Public outcry over city's stray cat proposal

Rochelle officials apologize for alarming residents; plan to work on new laws

ROCHELLE — City of Rochelle officials received a great deal of public backlash on Thursday afternoon following a press release of a proposal for dealing with feral cats in the community, including trapping and the possible euthanasia of the stray animals.

Reaction was strongly opposed to a plan that was released by the city through its own social media platform, allowing residents to trap and turn in feral cats roaming the neighborhoods. The uproar was caused by a statement in the release that the local veterinarian clinic may euthanize any stray cats that were captured.

Social media sites blew up, drawing the attention of regional TV coverage and forcing Rochelle City Manager Jeff Fiegenschuh to address the language in the release and city policies, adding the city is not endorsing euthanasia of stray cats.

“I want to reaffirm and reassure our residents we don’t actively enforce the 1996 city code that actually does allow for the destruction of stray cats after three days,” Fiegenschuh stated in an interview. “We don’t euthanize animals. It was part of a proposal that had not been vetted yet. I take responsibility for that as city manager that it got out before I had a chance to review and discuss it and I apologize to our residents.”

Fiegenschuh said traps are being provided to residents who are experiencing a feral cat problem in their neighborhood, but the animals will be taken to a no kill shelter where they could be spayed or neutered and housed for adoption.

“We do need to deal with this problem because it’s a quality of life issue,” he added. “When you have stray animals running around they can carry diseases, so we need to deal with it, but we need to do so in a humane way.”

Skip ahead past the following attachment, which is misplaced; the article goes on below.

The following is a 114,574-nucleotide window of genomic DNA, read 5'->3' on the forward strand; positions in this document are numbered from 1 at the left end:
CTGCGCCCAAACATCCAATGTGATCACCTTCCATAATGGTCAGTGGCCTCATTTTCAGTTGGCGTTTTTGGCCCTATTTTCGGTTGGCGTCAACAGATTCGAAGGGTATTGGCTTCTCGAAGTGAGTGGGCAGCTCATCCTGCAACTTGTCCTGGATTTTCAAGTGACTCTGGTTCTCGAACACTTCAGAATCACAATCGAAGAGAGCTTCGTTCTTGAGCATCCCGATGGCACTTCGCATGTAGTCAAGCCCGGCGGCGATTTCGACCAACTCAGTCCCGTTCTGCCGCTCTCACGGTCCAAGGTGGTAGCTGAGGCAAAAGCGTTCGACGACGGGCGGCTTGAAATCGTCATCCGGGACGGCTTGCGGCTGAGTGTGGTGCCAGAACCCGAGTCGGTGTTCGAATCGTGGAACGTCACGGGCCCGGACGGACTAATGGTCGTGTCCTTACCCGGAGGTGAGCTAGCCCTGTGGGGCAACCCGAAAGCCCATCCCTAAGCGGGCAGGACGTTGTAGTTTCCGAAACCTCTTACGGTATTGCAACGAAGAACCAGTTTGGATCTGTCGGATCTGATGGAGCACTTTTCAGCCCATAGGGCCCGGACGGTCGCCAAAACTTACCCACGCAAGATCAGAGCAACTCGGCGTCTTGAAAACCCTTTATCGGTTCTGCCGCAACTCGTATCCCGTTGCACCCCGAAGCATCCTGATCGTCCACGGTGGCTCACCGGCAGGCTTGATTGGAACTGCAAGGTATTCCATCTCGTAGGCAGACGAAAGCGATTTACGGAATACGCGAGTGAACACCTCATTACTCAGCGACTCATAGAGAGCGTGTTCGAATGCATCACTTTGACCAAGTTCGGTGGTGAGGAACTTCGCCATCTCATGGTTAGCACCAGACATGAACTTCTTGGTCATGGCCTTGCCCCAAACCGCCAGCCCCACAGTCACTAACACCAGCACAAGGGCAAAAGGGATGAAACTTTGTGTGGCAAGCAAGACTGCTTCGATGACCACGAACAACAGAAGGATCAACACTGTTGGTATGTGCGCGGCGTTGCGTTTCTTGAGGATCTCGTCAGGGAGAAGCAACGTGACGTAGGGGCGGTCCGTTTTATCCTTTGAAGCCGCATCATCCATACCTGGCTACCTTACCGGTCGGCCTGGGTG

On Thursday, a representative from the Rochelle Vet Clinic stated on the city’s Facebook page that the business had no knowledge of the city's proposal, was not participating in any type of euthanasia of stray cats and did not support it.

“There was a huge miscommunication with the veterinary clinic and I did call them on Thursday to apologize,” Fiegenschuh added.

 Policy changes

On Friday morning, Rochelle Mayor John Bearrows said he will be bringing up the issue at this Monday’s regular city council meeting and asking for a vote to have the current ordinance removed from the books.

“I want to remove the old policy and then start a review process for creating a new policy dealing with stray animals,” Bearrows said. “The police department receives a lot of nuisance complaints about feral cats getting into garbage and it is a problem, but the old policy on our books since 1996 is outdated for society’s viewpoints today and we need to come up with a new policy with input from staff and residents that is in the best interests of everyone on how to deal with the stray animals and how a program will be funded.”

Bearrows said that while the release of the proposal on Thursday was a mistake, he defended city staff members.

“We have an excellent staff and this proposal was based off of the ordinances already on our books, so the staff was just doing its job to try to solve the problem,” he added. “I apologize to the public and I’ll take the blame for how it came out,” but I also resent the personal attacks and threats that city officials have received over this.”






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